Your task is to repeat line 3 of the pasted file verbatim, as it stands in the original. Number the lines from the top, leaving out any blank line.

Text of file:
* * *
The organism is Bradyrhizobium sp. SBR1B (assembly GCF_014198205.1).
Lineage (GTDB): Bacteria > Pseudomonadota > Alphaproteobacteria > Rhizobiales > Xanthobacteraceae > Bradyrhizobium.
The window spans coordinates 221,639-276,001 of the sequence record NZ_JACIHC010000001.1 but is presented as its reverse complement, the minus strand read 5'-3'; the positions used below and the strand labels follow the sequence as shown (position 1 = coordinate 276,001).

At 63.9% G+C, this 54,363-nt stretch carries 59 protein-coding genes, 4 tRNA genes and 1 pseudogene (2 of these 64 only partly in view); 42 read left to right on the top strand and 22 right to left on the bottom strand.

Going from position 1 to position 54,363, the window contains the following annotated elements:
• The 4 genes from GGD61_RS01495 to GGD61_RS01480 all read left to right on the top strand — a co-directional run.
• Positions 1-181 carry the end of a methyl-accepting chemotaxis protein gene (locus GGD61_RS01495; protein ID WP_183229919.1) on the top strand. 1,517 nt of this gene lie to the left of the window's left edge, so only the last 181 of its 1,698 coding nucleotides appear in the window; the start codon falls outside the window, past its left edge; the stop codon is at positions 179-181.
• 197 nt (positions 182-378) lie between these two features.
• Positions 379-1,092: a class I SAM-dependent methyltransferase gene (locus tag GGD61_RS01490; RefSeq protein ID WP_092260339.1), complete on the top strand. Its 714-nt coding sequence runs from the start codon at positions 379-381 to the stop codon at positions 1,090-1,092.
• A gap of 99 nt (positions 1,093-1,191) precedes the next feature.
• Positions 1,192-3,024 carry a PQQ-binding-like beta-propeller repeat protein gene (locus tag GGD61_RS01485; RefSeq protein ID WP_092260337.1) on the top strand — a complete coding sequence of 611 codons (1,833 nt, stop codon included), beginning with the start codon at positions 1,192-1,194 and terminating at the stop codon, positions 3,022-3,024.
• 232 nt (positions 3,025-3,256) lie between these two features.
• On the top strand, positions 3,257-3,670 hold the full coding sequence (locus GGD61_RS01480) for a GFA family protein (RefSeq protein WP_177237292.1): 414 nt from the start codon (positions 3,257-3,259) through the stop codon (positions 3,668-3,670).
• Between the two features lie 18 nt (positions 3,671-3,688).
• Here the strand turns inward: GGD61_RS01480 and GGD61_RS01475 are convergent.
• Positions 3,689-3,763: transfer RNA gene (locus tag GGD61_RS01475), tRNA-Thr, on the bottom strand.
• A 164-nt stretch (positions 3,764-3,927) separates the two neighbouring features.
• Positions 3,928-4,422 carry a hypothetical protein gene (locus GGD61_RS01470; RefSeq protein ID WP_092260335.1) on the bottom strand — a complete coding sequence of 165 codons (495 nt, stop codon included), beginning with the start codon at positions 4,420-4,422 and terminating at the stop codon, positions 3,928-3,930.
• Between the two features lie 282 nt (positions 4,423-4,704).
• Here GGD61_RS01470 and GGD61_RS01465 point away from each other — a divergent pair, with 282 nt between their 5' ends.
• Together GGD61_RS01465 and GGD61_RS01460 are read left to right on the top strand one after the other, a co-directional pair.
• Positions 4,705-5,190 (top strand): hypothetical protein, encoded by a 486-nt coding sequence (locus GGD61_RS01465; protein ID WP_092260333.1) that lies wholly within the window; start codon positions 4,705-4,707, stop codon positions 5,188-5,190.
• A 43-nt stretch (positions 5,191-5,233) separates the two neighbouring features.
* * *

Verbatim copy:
The window spans coordinates 221,639-276,001 of the sequence record NZ_JACIHC010000001.1 but is presented as its reverse complement, the minus strand read 5'-3'; the positions used below and the strand labels follow the sequence as shown (position 1 = coordinate 276,001).